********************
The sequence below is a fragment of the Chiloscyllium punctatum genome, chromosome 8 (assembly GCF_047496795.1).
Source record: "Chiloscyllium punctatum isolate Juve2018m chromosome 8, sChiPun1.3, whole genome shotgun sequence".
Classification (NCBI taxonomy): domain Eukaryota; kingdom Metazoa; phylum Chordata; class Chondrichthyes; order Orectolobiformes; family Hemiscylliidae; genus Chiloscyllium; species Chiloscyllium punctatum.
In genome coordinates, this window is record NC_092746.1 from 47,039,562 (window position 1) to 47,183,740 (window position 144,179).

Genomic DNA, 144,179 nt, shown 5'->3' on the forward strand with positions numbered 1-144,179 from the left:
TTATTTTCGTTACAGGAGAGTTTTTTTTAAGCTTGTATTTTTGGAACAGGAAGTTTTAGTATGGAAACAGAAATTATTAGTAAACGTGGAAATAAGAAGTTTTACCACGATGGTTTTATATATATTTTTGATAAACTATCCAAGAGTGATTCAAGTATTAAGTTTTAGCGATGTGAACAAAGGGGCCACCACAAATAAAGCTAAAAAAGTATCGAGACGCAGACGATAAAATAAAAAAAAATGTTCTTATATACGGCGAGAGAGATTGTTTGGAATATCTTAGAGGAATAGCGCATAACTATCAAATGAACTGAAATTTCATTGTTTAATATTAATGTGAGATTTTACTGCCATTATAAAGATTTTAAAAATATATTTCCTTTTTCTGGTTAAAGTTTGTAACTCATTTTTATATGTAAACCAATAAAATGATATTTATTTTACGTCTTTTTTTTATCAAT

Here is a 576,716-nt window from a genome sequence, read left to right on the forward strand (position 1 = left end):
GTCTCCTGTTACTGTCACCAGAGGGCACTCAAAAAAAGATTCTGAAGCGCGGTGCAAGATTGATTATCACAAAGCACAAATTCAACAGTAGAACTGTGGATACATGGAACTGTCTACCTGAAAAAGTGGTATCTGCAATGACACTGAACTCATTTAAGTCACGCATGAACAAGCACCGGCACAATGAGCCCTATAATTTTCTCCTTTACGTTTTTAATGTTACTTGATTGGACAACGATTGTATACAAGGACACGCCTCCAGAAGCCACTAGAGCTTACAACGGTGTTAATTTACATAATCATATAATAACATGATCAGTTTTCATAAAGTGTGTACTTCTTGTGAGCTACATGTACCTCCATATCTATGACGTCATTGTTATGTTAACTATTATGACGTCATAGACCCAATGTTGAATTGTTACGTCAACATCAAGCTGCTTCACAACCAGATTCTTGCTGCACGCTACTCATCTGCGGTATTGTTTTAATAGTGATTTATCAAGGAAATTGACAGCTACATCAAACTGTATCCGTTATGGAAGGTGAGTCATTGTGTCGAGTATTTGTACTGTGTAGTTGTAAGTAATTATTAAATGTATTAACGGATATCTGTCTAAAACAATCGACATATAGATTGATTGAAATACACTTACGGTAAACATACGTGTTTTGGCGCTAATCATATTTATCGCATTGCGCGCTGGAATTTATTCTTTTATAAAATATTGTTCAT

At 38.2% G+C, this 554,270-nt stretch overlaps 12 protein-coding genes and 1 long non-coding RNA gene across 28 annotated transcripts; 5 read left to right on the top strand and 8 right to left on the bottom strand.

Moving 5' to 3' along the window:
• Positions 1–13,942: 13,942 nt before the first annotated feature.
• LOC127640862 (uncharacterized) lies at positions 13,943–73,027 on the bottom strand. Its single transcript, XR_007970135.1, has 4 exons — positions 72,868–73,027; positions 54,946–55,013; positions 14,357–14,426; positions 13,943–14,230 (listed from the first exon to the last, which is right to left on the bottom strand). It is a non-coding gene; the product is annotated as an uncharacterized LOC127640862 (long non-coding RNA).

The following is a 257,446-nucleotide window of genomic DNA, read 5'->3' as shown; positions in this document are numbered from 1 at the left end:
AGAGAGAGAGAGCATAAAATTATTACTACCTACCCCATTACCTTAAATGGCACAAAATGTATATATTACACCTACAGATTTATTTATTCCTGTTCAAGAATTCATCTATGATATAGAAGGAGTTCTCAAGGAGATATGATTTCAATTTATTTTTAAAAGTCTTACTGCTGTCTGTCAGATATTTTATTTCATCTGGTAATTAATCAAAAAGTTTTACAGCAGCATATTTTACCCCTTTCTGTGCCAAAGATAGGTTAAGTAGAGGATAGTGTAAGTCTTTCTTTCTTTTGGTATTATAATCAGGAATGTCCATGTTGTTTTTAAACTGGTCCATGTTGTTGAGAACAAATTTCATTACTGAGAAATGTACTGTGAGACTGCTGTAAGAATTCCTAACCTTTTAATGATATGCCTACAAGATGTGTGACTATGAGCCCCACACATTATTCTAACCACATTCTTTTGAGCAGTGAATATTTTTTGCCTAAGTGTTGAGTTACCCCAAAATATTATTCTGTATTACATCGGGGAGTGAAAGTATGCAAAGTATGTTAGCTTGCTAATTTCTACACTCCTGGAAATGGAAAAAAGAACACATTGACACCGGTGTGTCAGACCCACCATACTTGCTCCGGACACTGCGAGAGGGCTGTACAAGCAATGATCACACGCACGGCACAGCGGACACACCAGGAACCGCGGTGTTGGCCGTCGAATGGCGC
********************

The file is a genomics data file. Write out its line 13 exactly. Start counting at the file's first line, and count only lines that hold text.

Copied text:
The following is a 257,446-nucleotide window of genomic DNA, read 5'->3' as shown; positions in this document are numbered from 1 at the left end: